Early labor is when your cervix dilates from zero to six centimeters

Early labor is usually the longest part of labor, especially for first-time births. It often starts with mild contractions that feel a lot like menstrual cramps. They’ll probably be irregular (anywhere from 5 to 30 minutes apart, and short (about 45 seconds). Contractions will gradually become more frequent, longer and more intense. Many women describe a tightening sensation that starts in their lower back and moves towards their belly.

When you start to have contractions that aren’t going away, call your provider to give them a heads up. There is a good chance they’ll encourage you to stay home during early labor. You’ll be more comfortable there, and your risk of medical interventions decreases by staying home longer.

In active labor, your cervix will dilate from six to eight centimeters

During active labor, contractions are more regular (about every three to four minutes), last longer (about 60 seconds), and are much more intense—they now require all of your attention, and can cause a fair amount of discomfort. Many describe a downward pressure, along with some degree of pain, but this varies for everyone!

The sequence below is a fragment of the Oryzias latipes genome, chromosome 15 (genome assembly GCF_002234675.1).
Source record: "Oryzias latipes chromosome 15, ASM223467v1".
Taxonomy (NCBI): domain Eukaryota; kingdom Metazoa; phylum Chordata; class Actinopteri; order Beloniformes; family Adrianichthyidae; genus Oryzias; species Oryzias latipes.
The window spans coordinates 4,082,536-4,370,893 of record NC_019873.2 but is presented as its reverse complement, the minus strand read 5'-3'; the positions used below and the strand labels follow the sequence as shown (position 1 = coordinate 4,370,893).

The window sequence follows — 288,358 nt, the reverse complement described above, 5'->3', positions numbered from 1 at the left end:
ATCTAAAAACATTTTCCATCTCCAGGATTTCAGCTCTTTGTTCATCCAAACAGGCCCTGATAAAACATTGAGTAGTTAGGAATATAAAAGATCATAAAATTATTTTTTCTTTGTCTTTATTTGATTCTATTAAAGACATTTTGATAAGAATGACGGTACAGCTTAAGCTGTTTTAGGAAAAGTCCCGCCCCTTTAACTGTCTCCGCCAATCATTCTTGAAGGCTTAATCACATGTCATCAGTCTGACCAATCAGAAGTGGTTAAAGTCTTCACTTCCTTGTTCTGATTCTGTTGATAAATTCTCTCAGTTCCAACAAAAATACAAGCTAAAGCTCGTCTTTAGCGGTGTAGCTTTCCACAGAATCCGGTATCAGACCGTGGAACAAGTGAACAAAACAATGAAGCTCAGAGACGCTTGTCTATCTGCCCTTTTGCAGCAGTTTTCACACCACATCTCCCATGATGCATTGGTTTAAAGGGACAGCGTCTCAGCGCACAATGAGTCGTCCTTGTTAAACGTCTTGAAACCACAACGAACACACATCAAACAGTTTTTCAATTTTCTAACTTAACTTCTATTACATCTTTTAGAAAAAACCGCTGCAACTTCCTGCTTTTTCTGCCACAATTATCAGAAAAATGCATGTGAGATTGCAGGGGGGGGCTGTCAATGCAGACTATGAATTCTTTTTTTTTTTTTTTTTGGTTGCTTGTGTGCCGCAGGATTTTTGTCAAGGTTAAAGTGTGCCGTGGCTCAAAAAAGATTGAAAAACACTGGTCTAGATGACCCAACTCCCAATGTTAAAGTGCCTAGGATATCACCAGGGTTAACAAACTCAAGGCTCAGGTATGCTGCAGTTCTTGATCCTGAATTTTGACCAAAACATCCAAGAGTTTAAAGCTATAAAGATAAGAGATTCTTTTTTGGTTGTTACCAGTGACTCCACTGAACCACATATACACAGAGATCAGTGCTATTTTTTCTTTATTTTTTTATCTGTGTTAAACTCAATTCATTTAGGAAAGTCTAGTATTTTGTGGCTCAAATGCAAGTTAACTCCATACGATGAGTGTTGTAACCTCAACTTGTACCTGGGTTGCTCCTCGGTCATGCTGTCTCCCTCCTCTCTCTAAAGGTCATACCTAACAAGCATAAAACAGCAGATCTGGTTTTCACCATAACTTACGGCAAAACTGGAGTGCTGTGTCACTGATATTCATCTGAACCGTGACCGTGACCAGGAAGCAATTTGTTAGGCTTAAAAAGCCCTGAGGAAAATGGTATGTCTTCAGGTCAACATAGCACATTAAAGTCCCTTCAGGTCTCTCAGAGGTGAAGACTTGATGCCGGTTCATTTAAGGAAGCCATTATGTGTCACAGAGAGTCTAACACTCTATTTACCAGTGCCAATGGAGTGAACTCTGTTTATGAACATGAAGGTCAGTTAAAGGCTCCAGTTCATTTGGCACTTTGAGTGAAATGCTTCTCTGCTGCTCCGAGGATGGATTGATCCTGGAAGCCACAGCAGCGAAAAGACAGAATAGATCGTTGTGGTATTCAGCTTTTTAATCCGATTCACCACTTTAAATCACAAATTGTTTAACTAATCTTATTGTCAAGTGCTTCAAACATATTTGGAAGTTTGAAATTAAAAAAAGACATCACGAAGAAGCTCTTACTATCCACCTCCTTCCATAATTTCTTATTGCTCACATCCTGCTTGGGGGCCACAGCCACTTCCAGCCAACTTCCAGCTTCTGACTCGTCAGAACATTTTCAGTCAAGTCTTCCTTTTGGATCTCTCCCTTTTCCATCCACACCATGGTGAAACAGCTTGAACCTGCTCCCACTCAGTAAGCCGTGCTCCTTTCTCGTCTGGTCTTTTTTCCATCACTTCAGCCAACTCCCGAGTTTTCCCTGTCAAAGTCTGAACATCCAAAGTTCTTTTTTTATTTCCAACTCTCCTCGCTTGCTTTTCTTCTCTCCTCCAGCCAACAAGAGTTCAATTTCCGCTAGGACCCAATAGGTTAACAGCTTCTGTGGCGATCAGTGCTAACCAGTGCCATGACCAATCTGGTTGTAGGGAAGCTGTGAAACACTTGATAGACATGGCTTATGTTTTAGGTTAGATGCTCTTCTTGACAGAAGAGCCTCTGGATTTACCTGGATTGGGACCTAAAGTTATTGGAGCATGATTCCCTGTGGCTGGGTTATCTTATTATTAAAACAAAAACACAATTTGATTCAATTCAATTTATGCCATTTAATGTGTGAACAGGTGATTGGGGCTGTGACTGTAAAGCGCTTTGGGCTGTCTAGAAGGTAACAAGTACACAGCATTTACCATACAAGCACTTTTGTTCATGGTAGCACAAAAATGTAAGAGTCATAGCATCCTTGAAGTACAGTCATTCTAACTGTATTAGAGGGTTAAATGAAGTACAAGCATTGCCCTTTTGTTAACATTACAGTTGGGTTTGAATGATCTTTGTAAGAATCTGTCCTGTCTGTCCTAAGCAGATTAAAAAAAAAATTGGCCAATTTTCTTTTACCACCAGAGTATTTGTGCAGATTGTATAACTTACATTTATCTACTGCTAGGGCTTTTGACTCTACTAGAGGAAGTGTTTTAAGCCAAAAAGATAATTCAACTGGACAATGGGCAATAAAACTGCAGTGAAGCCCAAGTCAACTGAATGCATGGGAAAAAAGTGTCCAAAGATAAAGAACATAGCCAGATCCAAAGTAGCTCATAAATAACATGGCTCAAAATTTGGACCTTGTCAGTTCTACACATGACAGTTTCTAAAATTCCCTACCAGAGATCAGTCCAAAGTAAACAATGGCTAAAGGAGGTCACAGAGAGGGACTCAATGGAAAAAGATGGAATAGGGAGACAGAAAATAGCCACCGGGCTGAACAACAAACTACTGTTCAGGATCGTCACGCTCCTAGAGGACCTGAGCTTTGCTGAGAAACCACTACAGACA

You’ll likely head to your birthing place during active labor.

If you’re in active labor, the general rule is 4-1-1.

You’re in active labor when contractions are four minutes apart, lasting one minute each, and this has been going on for one hour. But again, call your provider so they can help with the plan.

And then… well then you become a mama.

What is False Labor?

False labor consists of contractions that feel similar to labor contractions but do not result in the dilation of the cervix. These contractions are your body’s way of preparing for labor but are not a sign that labor has begun. Braxton Hicks contractions can start as early as the second trimester but are more common in the weeks leading up to delivery.

Key Characteristics of False Labor

  • Contractions are irregular: False labor contractions do not follow a regular pattern and vary in length and intensity. They may stop when you change positions or activities.
  • Contractions are typically painless: While they can be uncomfortable, Braxton Hicks contractions are usually less intense and painful than true labor contractions.